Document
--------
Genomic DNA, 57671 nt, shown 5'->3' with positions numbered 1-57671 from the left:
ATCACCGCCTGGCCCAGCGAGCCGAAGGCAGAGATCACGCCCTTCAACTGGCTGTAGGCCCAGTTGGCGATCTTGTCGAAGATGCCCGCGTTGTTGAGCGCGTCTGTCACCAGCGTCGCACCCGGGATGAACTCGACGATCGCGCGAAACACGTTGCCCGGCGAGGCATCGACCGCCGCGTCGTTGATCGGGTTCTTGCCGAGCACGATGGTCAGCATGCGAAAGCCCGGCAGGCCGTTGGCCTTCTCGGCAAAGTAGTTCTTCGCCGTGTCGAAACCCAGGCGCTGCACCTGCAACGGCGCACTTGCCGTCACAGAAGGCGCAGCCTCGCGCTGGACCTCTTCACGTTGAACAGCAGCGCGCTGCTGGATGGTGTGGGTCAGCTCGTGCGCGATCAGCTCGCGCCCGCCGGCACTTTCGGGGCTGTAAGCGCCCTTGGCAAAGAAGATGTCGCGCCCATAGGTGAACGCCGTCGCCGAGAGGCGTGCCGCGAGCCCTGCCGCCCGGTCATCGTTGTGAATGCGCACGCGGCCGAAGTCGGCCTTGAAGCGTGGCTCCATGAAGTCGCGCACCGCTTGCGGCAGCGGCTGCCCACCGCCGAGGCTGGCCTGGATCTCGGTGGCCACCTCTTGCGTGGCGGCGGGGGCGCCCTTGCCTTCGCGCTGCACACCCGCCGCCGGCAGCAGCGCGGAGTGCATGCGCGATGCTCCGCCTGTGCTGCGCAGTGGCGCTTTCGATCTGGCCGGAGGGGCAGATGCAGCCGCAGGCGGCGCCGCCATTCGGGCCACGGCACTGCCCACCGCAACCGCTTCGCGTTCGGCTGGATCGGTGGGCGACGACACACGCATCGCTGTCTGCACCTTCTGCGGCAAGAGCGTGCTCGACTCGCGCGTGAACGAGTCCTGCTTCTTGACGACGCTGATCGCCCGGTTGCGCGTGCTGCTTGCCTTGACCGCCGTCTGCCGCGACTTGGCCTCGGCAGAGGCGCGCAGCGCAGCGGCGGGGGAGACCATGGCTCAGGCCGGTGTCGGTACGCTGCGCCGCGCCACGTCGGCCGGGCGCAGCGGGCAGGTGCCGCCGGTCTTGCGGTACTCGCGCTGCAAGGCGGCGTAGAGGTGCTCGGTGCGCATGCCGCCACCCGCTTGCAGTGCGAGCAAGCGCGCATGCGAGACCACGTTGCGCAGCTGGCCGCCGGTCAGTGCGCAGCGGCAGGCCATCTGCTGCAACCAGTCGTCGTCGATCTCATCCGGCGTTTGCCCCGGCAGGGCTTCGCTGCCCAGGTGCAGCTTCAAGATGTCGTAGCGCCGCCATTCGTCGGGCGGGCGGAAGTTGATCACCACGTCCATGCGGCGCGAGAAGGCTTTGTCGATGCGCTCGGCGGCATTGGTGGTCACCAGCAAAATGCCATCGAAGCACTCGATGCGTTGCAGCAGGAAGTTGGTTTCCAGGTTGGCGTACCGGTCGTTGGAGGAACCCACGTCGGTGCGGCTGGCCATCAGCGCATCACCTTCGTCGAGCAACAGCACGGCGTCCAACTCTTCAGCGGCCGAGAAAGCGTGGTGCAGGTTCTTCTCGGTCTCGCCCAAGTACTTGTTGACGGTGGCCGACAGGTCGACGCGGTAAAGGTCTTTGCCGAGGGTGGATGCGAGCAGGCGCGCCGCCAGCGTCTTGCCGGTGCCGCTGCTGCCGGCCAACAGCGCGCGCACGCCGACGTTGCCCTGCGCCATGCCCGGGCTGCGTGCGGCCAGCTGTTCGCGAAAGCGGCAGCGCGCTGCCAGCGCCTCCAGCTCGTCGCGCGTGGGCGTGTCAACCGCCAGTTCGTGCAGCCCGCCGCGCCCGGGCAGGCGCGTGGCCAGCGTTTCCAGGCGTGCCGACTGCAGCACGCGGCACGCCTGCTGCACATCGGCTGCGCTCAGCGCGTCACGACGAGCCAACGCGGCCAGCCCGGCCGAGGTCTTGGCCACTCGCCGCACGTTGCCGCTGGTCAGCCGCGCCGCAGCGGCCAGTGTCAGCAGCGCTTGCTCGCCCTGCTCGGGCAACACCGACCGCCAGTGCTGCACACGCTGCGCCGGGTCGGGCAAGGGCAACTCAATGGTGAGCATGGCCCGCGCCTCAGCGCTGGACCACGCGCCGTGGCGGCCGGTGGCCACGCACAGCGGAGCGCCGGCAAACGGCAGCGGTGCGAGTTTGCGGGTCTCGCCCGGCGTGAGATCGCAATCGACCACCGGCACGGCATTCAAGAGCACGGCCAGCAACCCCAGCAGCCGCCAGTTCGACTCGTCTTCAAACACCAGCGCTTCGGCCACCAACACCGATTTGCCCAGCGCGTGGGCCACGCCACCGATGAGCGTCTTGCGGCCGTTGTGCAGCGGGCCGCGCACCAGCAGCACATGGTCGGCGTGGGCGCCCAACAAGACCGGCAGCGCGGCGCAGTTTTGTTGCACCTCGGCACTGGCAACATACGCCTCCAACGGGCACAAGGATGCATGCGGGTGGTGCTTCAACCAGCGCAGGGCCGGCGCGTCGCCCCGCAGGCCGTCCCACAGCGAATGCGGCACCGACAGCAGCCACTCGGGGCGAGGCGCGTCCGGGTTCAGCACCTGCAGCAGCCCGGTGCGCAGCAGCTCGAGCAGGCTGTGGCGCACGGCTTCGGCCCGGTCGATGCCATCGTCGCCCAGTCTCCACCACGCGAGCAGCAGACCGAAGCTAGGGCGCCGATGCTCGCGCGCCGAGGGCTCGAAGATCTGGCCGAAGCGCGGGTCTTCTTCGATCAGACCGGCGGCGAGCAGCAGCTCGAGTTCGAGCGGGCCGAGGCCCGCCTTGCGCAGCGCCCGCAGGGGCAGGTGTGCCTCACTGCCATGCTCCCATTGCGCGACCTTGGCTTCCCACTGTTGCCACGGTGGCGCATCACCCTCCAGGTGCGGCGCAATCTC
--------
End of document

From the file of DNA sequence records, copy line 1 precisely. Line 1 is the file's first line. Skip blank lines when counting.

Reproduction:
Genomic DNA, 57671 nt, shown 5'->3' with positions numbered 1-57671 from the left: